Key Takeaways:

  • The U.S. Court of Appeals for the Eleventh Circuit recently vacated its April 2021 opinion holding that websites do not constitute places of public accommodations under Title III of the Americans with Disabilities Act (ADA).
  • Prior to this decision, the Eleventh Circuit was the only federal circuit court of appeal to explicitly hold that Title III of the ADA does not apply to websites, although federal courts are split as to whether Title III extends only to websites with a “nexus” to a physical location or to stand-alone e-commerce sites.
  • In 2021, as in other recent years, thousands of website accessibility cases were filed and an untold number of demand letters were received by businesses. Businesses should consider digital accessibility and ways to reduce risk of claims.

In December 2021, the Eleventh Circuit vacated its April 2021 opinion in Gil v. Winn-Dixie Stores, Inc. holding that websites do not constitute places of public accommodations under Title III of the ADA.

In Gil, a legally blind individual brought a lawsuit under Title III against the Winn-Dixie grocery store chain, alleging that because the company’s website was not compatible with screen reader software, he was unable to fill pharmacy prescriptions online. Winn-Dixie challenged the plaintiff’s complaint, arguing that Title III did not apply to its website because the website neither is a physical location covered by Title III nor has a sufficient nexus to any such location.

After a bench trial in June 2017, the U.S. District Court for the Southern District of Florida entered judgment in favor of the plaintiff and issued a three-year injunction requiring Winn-Dixie to improve the accessibility of its website. Winn-Dixie appealed to the Eleventh Circuit, which, in April 2021, vacated the district court’s ruling and held that public accommodations are limited to physical spaces under the plain language of Title III.

The Eleventh Circuit’s ruling deepened the existing split among circuit courts as to the applicability of Title III to websites. Courts in the Third, Sixth and Ninth Circuits have held that there must be a “nexus” between the website at issue and a physical location, while courts in the First and Seventh Circuits have held that any website can be a place of public accommodation, regardless of its connection to a physical location, and courts in the Second Circuit have split on the issue.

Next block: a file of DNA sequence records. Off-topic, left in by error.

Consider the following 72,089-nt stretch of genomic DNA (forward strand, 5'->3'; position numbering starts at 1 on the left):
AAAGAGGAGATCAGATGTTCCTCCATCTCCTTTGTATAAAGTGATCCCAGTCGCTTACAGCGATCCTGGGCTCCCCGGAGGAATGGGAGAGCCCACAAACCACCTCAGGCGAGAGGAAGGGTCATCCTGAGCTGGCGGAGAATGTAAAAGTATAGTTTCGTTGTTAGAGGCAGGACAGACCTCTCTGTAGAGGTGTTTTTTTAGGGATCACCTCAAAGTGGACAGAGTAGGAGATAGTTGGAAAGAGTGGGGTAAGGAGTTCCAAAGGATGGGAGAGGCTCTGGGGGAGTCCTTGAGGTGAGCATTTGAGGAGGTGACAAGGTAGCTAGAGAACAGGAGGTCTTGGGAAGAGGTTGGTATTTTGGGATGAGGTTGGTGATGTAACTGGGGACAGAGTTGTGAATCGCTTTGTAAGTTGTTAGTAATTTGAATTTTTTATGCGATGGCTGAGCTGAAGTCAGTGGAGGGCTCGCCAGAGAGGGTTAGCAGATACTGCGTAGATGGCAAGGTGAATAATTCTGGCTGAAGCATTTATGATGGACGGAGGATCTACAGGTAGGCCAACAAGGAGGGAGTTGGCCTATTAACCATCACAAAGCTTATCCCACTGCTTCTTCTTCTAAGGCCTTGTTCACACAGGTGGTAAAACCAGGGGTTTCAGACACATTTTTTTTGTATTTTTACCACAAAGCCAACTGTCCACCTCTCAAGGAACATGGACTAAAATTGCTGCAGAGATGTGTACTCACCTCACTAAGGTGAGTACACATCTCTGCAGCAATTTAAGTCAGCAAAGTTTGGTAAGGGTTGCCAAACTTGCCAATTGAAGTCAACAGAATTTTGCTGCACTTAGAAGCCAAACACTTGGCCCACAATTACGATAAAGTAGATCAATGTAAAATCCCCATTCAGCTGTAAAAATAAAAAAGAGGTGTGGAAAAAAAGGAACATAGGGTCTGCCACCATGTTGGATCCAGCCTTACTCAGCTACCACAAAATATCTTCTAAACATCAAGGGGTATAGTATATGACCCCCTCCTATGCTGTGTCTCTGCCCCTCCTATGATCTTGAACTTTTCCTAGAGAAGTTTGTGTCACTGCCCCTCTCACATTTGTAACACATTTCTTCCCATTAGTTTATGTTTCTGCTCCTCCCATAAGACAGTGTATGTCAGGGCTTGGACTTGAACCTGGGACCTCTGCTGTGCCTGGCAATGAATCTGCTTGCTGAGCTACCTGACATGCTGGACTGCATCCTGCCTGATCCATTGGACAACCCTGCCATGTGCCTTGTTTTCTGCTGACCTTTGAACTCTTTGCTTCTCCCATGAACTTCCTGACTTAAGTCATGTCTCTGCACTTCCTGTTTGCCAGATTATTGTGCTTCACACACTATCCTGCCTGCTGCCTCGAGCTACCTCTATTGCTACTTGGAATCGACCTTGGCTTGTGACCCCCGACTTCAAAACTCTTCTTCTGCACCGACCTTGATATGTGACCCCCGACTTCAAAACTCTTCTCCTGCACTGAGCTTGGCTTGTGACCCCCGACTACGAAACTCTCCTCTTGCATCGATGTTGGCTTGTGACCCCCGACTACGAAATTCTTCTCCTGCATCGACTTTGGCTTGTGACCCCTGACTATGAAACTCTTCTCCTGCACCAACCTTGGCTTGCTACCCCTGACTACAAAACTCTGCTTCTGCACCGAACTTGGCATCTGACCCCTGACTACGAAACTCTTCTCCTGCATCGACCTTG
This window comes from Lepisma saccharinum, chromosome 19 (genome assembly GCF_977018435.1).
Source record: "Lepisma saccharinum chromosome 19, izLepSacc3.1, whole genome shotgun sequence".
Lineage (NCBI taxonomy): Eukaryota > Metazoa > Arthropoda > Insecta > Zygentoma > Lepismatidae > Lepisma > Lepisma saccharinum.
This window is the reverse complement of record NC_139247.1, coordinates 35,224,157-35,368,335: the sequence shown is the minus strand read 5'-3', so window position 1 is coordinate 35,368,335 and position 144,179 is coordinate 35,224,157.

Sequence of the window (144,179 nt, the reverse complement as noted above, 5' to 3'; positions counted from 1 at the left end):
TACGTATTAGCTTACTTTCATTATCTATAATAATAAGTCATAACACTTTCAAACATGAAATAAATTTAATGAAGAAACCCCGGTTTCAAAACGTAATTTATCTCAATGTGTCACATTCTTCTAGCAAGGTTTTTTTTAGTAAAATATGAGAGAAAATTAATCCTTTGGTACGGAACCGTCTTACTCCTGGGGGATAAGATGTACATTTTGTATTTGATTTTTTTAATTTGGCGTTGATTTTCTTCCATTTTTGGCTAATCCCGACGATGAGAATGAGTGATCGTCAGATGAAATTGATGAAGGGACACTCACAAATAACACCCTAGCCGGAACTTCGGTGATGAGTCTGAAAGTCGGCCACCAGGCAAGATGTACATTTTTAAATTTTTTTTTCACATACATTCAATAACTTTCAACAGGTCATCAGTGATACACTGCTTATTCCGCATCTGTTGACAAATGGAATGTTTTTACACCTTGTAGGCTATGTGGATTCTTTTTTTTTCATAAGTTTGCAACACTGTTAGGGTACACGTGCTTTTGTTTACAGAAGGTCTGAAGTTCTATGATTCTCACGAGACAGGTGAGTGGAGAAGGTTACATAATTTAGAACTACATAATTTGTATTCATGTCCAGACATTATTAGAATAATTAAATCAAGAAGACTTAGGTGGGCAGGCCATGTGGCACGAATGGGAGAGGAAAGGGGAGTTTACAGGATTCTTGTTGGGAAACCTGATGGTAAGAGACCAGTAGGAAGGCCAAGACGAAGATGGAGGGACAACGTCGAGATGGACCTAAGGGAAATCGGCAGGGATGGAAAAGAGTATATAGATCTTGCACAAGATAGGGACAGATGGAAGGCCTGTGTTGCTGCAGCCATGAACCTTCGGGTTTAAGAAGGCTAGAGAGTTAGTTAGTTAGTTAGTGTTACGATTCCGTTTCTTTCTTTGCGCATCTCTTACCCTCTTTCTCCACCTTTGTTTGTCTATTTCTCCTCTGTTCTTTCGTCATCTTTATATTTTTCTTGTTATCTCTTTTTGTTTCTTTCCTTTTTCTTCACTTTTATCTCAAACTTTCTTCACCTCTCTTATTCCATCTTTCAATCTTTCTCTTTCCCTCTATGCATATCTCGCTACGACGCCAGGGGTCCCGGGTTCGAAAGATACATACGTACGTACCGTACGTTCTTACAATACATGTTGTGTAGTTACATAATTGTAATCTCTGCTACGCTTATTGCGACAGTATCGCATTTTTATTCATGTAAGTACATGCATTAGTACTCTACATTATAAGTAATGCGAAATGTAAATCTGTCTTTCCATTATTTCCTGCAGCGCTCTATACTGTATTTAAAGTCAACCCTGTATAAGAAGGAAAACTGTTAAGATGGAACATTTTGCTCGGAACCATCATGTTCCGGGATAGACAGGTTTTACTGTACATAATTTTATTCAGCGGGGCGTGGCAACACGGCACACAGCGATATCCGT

On December 28, 2021, however, the Eleventh Circuit vacated its April 2021 decision as moot. The court held that because the injunction requiring Winn-Dixie to improve its website had expired in 2020, there was no active dispute for the Eleventh Circuit to resolve at the time of its April 2021 decision.

Two weeks after the Eleventh Circuit’s ruling in Gil, a legally blind individual filed a lawsuit in the Southern District of Florida against a restaurant, alleging that the restaurant’s website is a place of public accommodation under Title III because it is an integral part of the goods and services offered by the restaurant. This case suggests that litigants will likely continue to file web accessibility cases in the Eleventh Circuit unless and until the court issues another substantive opinion on this issue.

Web accessibility issues have captured the attention of more than just the courts. President Biden’s Department of Justice (DOJ) has made it clear that web accessibility and implementing the Web Content Accessibility Guidelines (WCAG) are enforcement priorities, and a bill introduced in the House of Representatives in February 2021 would, if adopted, require consumer-facing websites and mobile applications owned or operated by private entities to comply with WCAG version 2.0, Levels A and AA. However, without a U.S. Supreme Court ruling on this issue, and absent guidance from the DOJ or Congress, website accessibility claims will continue to pose a challenge for businesses.